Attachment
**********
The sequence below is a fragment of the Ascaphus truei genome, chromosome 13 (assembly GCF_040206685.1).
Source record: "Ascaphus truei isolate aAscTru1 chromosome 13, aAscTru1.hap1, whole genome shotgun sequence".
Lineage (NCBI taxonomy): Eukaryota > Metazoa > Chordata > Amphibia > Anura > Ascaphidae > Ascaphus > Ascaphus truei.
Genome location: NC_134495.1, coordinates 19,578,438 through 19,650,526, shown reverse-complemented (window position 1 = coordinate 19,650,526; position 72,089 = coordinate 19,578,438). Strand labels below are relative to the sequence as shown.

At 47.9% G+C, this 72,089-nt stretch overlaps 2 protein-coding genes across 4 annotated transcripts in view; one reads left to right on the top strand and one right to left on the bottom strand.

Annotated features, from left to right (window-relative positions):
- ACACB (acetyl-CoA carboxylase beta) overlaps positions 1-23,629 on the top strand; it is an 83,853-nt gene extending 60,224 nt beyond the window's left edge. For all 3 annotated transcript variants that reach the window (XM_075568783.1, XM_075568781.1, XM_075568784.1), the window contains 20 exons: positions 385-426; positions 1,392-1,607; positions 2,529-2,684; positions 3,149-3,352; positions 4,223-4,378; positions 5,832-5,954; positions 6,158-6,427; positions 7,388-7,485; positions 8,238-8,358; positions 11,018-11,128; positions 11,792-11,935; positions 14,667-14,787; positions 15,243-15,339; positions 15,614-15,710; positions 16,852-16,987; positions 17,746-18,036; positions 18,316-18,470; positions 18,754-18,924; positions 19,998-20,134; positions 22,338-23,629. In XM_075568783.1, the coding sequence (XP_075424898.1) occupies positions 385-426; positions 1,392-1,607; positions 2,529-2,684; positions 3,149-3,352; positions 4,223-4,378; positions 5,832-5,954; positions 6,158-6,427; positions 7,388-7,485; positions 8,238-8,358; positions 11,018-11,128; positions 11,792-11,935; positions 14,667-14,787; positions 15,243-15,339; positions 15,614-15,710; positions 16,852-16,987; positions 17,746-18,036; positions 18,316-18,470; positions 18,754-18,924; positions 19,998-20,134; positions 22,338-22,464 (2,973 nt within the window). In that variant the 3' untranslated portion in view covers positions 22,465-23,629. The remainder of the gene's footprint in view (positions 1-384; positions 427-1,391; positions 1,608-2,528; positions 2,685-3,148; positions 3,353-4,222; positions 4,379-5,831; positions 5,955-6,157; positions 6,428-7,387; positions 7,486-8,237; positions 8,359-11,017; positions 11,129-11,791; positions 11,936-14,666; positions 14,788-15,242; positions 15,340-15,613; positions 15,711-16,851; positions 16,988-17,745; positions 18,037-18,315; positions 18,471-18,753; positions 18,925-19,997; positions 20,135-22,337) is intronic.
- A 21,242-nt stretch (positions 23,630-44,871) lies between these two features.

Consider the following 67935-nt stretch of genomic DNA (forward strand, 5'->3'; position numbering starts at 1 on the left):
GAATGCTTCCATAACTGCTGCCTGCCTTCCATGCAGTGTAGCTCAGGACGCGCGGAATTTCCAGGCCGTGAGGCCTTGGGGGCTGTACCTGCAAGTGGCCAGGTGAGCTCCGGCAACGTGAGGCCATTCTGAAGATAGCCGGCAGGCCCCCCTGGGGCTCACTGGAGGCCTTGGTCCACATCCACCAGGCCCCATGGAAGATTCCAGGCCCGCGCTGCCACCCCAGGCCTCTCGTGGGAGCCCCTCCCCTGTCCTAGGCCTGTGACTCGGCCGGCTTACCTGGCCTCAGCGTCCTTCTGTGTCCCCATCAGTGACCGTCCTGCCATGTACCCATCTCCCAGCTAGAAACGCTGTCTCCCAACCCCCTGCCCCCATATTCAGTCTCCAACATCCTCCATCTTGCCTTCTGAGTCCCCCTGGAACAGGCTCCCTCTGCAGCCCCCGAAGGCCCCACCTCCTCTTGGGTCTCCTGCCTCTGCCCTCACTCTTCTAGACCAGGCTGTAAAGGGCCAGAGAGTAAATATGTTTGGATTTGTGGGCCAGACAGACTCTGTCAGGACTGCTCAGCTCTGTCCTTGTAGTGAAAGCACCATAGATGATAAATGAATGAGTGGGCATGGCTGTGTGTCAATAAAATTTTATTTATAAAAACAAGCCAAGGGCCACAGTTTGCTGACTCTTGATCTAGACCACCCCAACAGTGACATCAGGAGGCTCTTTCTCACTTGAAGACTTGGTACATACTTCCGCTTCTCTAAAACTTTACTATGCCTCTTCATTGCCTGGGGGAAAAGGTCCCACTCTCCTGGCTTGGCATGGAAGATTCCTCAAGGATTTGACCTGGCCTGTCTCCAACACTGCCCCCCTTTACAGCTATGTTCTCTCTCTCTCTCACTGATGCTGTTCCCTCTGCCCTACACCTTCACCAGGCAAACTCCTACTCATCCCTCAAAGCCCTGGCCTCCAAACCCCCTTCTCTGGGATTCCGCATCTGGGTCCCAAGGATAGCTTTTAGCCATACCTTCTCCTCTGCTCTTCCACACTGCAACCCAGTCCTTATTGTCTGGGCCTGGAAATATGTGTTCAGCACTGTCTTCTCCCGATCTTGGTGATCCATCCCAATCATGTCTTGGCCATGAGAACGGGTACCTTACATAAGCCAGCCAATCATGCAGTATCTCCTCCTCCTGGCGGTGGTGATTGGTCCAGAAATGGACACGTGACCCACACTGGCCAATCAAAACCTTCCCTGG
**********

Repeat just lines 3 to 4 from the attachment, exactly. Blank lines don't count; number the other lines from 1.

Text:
Lineage (NCBI taxonomy): Eukaryota > Metazoa > Chordata > Amphibia > Anura > Ascaphidae > Ascaphus > Ascaphus truei.
Genome location: NC_134495.1, coordinates 19,578,438 through 19,650,526, shown reverse-complemented (window position 1 = coordinate 19,650,526; position 72,089 = coordinate 19,578,438). Strand labels below are relative to the sequence as shown.